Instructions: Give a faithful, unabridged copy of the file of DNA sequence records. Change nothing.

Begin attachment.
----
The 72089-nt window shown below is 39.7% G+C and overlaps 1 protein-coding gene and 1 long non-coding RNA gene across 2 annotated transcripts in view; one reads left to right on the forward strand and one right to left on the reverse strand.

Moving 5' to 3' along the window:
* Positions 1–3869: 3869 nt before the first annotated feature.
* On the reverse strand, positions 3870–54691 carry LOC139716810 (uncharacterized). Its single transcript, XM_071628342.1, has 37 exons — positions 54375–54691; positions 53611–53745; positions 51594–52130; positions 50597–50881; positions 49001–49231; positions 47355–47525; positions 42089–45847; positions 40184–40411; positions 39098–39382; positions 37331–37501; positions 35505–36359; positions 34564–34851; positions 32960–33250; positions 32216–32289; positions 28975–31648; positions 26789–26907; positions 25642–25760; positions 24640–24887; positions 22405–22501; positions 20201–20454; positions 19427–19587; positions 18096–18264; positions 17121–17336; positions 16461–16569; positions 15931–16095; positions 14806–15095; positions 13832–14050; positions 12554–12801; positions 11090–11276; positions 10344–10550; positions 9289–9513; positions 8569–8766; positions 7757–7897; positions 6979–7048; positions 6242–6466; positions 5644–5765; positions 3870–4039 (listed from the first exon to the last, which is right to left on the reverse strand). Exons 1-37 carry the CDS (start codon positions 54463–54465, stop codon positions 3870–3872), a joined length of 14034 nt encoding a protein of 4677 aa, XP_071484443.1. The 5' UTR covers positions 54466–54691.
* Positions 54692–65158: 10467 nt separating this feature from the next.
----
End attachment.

The 72089-nt window shown below is 39.7% G+C and overlaps 1 protein-coding gene and 1 long non-coding RNA gene across 2 annotated transcripts in view; one reads left to right on the forward strand and one right to left on the reverse strand.

Moving 5' to 3' along the window:
* Positions 1–3869: 3869 nt before the first annotated feature.
* On the reverse strand, positions 3870–54691 carry LOC139716810 (uncharacterized). Its single transcript, XM_071628342.1, has 37 exons — positions 54375–54691; positions 53611–53745; positions 51594–52130; positions 50597–50881; positions 49001–49231; positions 47355–47525; positions 42089–45847; positions 40184–40411; positions 39098–39382; positions 37331–37501; positions 35505–36359; positions 34564–34851; positions 32960–33250; positions 32216–32289; positions 28975–31648; positions 26789–26907; positions 25642–25760; positions 24640–24887; positions 22405–22501; positions 20201–20454; positions 19427–19587; positions 18096–18264; positions 17121–17336; positions 16461–16569; positions 15931–16095; positions 14806–15095; positions 13832–14050; positions 12554–12801; positions 11090–11276; positions 10344–10550; positions 9289–9513; positions 8569–8766; positions 7757–7897; positions 6979–7048; positions 6242–6466; positions 5644–5765; positions 3870–4039 (listed from the first exon to the last, which is right to left on the reverse strand). Exons 1-37 carry the CDS (start codon positions 54463–54465, stop codon positions 3870–3872), a joined length of 14034 nt encoding a protein of 4677 aa, XP_071484443.1. The 5' UTR covers positions 54466–54691.
* Positions 54692–65158: 10467 nt separating this feature from the next.